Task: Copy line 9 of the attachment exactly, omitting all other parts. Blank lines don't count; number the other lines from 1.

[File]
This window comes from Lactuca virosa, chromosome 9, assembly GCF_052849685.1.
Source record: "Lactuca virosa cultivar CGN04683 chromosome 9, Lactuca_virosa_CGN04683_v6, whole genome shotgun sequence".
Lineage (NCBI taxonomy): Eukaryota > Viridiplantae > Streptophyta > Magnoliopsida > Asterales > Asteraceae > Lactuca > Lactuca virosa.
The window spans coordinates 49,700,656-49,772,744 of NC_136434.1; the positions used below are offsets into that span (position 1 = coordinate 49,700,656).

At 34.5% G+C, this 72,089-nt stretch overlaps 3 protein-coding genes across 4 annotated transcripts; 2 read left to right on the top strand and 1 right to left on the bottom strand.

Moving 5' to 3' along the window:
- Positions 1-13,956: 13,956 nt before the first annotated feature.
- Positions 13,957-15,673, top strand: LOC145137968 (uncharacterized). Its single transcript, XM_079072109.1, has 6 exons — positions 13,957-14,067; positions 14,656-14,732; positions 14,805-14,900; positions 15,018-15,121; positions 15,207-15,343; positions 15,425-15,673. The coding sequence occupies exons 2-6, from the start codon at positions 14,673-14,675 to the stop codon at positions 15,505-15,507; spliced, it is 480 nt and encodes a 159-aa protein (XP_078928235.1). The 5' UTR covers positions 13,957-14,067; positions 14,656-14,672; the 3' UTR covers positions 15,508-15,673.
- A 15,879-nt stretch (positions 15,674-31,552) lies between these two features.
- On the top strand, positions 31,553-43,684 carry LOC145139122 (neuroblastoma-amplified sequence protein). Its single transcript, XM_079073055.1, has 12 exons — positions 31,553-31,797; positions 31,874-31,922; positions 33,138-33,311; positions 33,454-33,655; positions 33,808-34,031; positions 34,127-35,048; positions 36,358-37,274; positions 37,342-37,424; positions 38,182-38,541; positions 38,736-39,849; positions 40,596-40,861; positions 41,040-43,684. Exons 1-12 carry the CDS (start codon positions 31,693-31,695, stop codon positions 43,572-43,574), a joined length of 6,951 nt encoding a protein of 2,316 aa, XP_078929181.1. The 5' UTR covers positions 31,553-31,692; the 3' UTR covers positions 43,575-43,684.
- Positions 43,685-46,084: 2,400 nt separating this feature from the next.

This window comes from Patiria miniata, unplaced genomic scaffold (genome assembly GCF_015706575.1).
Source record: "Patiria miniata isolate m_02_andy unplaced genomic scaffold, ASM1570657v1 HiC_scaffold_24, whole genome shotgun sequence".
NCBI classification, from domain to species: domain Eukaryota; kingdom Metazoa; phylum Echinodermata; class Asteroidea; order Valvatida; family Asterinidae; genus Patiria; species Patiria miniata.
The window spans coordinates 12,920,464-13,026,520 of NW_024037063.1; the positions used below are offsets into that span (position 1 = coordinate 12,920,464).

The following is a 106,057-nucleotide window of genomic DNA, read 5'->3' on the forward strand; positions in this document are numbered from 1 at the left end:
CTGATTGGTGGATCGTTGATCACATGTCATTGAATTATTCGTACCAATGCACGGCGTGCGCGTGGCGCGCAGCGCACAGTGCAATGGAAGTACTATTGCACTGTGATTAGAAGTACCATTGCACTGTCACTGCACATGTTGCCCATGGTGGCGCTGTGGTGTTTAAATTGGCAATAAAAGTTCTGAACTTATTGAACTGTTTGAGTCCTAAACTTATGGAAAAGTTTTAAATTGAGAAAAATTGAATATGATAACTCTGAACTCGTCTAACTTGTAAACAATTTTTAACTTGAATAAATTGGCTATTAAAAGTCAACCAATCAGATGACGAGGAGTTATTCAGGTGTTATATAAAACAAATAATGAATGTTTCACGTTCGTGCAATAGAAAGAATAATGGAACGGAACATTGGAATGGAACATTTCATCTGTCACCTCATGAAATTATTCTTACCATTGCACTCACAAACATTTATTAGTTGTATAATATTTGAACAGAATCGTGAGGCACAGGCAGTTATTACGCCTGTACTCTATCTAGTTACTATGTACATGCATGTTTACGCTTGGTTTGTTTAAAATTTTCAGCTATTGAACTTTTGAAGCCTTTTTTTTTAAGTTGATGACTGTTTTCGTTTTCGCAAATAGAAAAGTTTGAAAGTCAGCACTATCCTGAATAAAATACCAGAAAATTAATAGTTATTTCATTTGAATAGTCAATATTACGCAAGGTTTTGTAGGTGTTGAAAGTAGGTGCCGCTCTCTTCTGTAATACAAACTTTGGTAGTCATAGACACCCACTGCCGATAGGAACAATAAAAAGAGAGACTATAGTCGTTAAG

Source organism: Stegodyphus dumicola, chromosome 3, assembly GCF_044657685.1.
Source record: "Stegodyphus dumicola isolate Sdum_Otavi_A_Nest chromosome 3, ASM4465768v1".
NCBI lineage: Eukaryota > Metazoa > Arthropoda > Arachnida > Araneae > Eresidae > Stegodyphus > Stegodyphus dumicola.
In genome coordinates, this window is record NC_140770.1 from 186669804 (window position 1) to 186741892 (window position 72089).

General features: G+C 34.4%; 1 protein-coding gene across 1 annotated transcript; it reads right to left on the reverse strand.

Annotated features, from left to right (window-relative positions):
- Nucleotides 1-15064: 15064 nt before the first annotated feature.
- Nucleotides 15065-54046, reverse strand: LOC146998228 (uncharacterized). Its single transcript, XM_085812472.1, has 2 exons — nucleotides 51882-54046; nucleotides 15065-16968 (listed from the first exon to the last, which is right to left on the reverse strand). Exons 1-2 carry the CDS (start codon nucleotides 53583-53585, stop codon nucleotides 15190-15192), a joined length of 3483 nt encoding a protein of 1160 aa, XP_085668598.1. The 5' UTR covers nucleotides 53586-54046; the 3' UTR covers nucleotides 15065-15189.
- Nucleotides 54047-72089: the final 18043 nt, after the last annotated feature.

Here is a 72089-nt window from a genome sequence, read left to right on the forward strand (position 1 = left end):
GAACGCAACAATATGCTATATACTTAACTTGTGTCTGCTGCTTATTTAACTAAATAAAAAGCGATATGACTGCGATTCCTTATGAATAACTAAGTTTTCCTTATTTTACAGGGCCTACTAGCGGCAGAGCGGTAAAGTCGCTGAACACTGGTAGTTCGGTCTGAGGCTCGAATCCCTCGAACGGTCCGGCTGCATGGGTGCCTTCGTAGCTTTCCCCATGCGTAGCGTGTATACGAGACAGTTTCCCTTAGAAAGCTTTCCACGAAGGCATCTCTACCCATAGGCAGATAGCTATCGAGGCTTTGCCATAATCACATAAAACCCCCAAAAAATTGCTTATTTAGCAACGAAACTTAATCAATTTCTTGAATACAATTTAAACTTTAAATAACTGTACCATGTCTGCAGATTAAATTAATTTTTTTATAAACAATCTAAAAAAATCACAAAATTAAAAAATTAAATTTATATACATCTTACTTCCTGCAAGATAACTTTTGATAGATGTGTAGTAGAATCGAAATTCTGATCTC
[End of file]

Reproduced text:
- A 15,879-nt stretch (positions 15,674-31,552) lies between these two features.